On March 27, a surprisingly empty U.S. Senate voted to support the accession of the tiniest of countries, Montenegro, into NATO.

There were so few in Senate that the standing Quorum rule was overturned for the vote.

The only two dissenting voices were Senators Lee and Paul.

Later this week, a final vote will be held that would pave the way for full U.S. support for NATO membership.

The Neocons had a field day in the Senate, barely taking Senator Rand Paul’s protestations seriously.

In the previous week, Paul had been accused of “working for Putin”, this time they warned it was vital that a “stern message” be sent to Russia that the USA means business, “… after all” they said, “Russia invades countries.”

What’s the game plan?

Montenegro, a Balkan country nestled along a narrow strip of beaches along its Adriatic coastline, is of no military value in terms of available resources.

“NATO needs them and they need us” say the Neocons.

The tiny Montenegro boasts an army of 850 souls equipped with eight armored personnel carriers and six Navy boats.

A military superpower.

Nevertheless, its accession to NATO can become the red line that will edge the world closer to World War Three.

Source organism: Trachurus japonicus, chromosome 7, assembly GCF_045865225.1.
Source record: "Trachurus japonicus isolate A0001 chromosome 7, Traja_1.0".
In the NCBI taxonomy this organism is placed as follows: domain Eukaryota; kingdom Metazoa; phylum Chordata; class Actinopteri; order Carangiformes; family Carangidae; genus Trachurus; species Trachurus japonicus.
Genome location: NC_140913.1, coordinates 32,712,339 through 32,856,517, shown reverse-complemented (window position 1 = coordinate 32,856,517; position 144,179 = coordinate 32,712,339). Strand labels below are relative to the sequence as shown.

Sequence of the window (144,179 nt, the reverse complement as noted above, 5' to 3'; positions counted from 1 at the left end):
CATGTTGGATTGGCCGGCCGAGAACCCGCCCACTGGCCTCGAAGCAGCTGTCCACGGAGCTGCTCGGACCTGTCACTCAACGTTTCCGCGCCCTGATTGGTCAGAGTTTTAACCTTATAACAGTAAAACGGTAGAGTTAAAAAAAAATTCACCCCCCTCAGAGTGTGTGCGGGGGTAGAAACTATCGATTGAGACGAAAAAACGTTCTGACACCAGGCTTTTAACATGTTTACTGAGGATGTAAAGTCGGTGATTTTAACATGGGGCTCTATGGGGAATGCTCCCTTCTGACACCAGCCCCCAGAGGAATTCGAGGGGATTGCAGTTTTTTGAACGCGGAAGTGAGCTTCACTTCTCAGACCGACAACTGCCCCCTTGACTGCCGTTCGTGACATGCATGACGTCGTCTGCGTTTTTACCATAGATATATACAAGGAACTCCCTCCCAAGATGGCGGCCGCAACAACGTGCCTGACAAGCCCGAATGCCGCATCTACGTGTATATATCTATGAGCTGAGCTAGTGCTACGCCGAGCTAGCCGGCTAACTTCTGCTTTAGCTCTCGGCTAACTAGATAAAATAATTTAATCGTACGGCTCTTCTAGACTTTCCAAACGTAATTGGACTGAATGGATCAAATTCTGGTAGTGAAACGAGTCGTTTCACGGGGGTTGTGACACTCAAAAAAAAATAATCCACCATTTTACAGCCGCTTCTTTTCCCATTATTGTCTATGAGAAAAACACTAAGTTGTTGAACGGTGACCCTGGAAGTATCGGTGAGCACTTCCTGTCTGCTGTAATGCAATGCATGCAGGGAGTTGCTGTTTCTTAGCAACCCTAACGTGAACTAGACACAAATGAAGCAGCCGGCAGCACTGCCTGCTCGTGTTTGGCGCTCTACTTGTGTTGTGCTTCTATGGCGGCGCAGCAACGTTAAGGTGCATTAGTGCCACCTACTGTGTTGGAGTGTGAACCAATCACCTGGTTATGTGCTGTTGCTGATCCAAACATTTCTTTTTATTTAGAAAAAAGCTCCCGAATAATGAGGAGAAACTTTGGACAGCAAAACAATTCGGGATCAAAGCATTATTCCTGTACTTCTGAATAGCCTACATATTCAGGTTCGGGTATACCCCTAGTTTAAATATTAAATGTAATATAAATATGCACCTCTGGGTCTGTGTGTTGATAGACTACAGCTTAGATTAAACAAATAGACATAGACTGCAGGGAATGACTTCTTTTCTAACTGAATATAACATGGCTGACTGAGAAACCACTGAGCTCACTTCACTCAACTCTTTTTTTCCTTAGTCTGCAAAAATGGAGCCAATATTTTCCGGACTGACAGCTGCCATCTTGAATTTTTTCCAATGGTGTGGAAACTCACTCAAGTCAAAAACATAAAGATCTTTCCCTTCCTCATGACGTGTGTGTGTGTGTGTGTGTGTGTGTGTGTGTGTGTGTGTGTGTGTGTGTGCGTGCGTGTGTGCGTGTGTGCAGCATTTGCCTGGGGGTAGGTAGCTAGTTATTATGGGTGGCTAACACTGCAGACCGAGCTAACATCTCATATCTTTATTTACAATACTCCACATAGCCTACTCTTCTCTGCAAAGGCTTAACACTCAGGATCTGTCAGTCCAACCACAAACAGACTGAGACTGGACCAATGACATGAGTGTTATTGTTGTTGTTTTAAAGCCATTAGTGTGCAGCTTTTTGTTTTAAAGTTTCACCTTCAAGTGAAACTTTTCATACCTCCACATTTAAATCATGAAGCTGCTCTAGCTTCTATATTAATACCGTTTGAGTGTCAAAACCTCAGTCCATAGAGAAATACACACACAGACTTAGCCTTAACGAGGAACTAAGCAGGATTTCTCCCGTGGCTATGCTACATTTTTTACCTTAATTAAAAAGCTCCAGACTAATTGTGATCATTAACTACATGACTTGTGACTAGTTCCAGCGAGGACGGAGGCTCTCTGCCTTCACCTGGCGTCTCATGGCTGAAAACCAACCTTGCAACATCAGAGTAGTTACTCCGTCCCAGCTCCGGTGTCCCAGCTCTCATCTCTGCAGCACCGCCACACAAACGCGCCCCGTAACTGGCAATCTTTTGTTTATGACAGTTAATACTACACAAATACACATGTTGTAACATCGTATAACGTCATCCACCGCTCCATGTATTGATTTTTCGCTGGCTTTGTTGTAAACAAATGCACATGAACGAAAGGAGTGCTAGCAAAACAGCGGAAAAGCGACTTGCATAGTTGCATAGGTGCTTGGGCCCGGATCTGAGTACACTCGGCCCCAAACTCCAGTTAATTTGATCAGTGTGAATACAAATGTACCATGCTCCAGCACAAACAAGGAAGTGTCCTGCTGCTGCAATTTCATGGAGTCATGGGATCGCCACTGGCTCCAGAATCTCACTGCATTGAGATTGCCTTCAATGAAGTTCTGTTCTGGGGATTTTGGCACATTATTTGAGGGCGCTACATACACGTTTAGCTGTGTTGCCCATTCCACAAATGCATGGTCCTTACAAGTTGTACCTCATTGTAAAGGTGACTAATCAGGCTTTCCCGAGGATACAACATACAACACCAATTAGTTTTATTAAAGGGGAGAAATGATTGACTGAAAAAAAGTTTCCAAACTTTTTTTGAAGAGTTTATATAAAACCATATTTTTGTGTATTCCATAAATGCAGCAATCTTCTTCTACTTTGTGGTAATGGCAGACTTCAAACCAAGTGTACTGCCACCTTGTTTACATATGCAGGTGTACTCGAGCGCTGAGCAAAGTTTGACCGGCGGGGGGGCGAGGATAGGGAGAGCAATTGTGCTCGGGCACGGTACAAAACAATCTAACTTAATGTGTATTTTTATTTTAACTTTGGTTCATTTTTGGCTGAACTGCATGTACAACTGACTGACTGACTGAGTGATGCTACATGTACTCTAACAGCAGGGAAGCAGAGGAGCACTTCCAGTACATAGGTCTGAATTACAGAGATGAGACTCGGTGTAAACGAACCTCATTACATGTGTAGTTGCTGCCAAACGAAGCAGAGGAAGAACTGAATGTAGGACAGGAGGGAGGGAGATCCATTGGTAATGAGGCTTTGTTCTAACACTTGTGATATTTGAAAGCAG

Montenegro borders Serbia, Russia’s historical ally.

Do we really want to apply pressure to the same neurologic stress point again?

We saw what happened in 1914.

Only this time, it will be a full-scale World Thermonuclear War, a real global suicide.

If the United States draws Montenegro into a military alliance, what will happen if Russia does the same with America’s neighbors?

Russian missiles in Cuba, for example?

Can the world survive a new Caribbean Crisis?

Isn’t one Ukraine enough?

Of course, this isn’t the first time that the USG tries to draw Russia into an open confrontation.

Back in June 2014, NATO’s foreign ministers met in Brussels and agreed to offer Georgia, one of former Soviet Republics, a “substantive package” to help it come closer to NATO.

Reports at the time indicated that NATO members were split on the question of expansion, generally, and on Georgia’s membership in particular.

Now, it’s Montenegro’s turn.

Montenegro is a small, but strategically important country.

Its NATO membership would be an open provocation to Russia and it seems that’s exactly what some NATO members are worried about.

Analysts say NATO members are worried about granting, or being perceived as granting, security guarantees that could quickly be tested by Russia.

Back in July 2014, Liana Fix, an associate fellow at the German Council on Foreign Relations, told AP “The conflict over Ukraine has made it clear to them at NATO they have to be careful, both about security commitments and credibility.”

Extrapolating this statement to Montenegro, what would happen, hypothetically speaking, if NATO granted Montenegro their membership action plan but didn’t defend them if something happened, what does it say about NATO’s credibility?

Behind the scenes lies a far larger issue: The question is, how much insecurity would you add to the alliance versus how much security would you bring to the alliance?

The upcoming Senate vote does make a big difference to world’s stability.

Vote against Montenegro joining NATO.

Make American democracy great again!

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